NI-DAQmx: Using Counters to Time Program Execution

Publish Date: Sep 06, 2006 | 5 Ratings | 4.80 out of 5 | 0 Customer Reviews | Submit your review
Tick Count (ms) VI in LabVIEW uses the Windows clock to get a millisecond time reading. In cases where you need a more precise and NIST-traceable method for timing a portion of your LabVIEW code, use the Time with Counters VI (below). These VIs use two counters on an E Series device for timing program execution.

This VI measures the time it takes for a particular segment of code to execute by using the counters on an E-Series board. The example in the code is a for loop that executes for a user-definable number of iterations. This is marked as "EVENT TO TIME". You can delete this for loop and replace it with whatever you want to time, but be sure to wire the error cluster and task ID "through" your code or sub-vi so that it properly enforces order of execution.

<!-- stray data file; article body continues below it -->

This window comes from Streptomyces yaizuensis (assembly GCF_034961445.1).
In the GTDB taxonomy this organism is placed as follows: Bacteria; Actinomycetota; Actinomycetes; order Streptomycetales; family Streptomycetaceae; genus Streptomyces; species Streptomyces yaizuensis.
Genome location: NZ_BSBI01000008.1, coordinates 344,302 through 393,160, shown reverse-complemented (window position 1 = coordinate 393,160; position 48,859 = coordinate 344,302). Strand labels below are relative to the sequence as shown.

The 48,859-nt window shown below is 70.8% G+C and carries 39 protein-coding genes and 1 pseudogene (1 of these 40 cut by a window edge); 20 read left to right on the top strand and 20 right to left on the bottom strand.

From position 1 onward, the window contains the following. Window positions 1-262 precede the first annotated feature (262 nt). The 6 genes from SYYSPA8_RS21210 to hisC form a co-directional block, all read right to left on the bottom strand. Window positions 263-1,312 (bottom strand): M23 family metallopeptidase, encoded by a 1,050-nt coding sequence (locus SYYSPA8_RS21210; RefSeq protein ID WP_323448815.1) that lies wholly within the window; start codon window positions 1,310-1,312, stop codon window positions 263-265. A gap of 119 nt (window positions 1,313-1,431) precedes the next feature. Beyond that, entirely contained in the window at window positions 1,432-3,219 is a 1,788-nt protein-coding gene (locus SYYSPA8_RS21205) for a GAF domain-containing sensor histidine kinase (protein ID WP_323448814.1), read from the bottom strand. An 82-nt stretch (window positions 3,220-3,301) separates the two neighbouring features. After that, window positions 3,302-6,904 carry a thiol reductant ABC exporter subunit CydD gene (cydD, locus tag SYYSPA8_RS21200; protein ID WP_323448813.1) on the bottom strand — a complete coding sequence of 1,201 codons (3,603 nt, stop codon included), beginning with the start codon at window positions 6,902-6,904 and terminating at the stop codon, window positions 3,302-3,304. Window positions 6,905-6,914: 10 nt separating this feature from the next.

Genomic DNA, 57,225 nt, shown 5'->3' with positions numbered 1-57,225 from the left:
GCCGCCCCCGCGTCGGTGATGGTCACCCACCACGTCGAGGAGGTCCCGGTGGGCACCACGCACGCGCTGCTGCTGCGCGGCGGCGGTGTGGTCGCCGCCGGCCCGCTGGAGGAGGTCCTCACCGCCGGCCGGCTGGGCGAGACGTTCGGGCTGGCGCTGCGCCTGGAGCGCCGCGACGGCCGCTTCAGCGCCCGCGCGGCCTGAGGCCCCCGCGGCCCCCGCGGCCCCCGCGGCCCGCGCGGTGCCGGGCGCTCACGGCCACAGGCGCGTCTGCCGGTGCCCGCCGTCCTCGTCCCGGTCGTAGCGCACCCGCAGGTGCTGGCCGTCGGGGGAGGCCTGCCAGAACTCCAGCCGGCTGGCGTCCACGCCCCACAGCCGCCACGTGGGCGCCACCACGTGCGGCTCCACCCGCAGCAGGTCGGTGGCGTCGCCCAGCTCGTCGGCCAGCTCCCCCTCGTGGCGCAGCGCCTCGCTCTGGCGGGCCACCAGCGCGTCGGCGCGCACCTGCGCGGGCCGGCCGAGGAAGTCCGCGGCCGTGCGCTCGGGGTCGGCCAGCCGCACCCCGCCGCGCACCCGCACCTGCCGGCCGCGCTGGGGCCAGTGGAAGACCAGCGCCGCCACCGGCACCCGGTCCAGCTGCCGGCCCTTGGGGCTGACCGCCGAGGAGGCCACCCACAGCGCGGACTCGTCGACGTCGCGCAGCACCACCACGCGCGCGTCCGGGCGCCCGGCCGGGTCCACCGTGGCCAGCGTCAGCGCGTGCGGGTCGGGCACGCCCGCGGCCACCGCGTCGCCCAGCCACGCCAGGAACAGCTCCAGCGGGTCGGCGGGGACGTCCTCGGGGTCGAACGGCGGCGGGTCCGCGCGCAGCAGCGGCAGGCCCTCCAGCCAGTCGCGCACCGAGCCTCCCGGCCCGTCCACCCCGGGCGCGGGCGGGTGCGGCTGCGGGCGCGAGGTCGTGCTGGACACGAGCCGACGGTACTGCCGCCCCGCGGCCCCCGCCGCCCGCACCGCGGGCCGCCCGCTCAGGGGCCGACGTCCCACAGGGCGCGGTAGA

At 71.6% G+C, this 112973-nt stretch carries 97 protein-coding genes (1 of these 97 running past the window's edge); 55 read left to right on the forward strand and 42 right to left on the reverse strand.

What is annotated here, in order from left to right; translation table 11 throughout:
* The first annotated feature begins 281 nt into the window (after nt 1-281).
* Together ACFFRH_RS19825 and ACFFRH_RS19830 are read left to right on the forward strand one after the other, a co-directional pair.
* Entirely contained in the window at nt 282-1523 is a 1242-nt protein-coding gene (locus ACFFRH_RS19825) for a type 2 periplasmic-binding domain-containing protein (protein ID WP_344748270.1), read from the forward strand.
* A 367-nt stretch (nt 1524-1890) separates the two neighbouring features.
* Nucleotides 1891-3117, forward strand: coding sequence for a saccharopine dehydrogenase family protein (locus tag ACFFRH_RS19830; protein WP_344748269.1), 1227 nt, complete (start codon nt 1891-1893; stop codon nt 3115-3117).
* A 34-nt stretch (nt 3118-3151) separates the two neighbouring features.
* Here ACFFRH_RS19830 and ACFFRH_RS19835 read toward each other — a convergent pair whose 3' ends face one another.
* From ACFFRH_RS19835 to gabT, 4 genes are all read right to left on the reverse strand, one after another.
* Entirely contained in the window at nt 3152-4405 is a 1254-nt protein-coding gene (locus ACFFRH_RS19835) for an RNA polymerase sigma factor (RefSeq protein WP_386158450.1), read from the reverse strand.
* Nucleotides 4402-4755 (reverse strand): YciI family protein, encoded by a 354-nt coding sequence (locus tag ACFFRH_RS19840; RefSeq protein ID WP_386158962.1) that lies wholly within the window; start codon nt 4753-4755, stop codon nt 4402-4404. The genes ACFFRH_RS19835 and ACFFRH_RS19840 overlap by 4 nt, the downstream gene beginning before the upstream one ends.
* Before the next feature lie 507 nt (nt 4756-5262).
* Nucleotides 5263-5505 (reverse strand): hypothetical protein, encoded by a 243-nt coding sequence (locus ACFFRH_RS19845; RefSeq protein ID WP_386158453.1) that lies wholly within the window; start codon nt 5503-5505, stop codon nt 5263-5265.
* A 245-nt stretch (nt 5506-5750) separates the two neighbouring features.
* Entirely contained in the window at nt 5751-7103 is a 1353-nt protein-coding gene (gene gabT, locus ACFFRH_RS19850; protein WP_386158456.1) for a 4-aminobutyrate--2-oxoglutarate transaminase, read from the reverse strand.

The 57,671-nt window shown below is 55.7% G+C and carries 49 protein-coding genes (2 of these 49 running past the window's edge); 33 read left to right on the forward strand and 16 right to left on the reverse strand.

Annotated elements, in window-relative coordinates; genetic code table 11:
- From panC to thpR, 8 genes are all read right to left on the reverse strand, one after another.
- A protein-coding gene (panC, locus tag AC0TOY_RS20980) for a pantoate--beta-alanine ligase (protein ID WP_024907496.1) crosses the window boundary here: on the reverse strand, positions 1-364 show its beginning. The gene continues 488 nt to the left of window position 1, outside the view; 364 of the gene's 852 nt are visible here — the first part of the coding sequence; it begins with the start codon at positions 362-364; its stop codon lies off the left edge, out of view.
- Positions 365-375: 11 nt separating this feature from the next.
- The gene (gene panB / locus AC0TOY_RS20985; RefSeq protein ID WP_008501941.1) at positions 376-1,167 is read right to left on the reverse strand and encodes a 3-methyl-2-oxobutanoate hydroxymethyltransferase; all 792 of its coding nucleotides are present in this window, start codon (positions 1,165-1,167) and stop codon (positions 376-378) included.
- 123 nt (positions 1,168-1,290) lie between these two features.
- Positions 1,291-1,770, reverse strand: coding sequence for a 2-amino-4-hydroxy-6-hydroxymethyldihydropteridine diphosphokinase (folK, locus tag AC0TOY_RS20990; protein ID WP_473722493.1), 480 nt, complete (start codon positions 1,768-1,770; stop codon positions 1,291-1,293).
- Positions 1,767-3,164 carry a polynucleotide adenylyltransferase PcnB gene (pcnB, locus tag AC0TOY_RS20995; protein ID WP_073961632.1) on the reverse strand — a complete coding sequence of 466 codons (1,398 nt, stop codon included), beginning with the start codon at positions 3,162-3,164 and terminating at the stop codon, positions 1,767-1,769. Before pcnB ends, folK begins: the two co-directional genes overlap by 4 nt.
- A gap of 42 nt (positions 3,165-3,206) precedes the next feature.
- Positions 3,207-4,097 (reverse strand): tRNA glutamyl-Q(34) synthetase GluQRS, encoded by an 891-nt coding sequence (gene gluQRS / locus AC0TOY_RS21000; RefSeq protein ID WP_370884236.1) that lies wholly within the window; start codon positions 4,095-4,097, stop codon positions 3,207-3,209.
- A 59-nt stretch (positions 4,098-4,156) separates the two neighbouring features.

Since the DAQ-STC has a 24-bit counter and a 20 MHz timebase, the 24-bit counter will overflow more than once per second. This 20 MHz timebase is highly stable internal clock that is used as the time reference for this example so we must accomodate for the rollover. The rollover calculation looks like this: 2^24 = 16,777,216 (maximum count) and with a 20 MHz timebase, we get 20,000,000 edges per second. We then monitor this rollover (terminal count or output pulse) and keep track of how many times it has occurred using a second event counter. This gives us effectively a 48-bit (DAQ-STC) counter to count the events. On the DAQ-STC with a 20 MHz timebase it will be 160 days before timer roll-over (20 MHz resolution).

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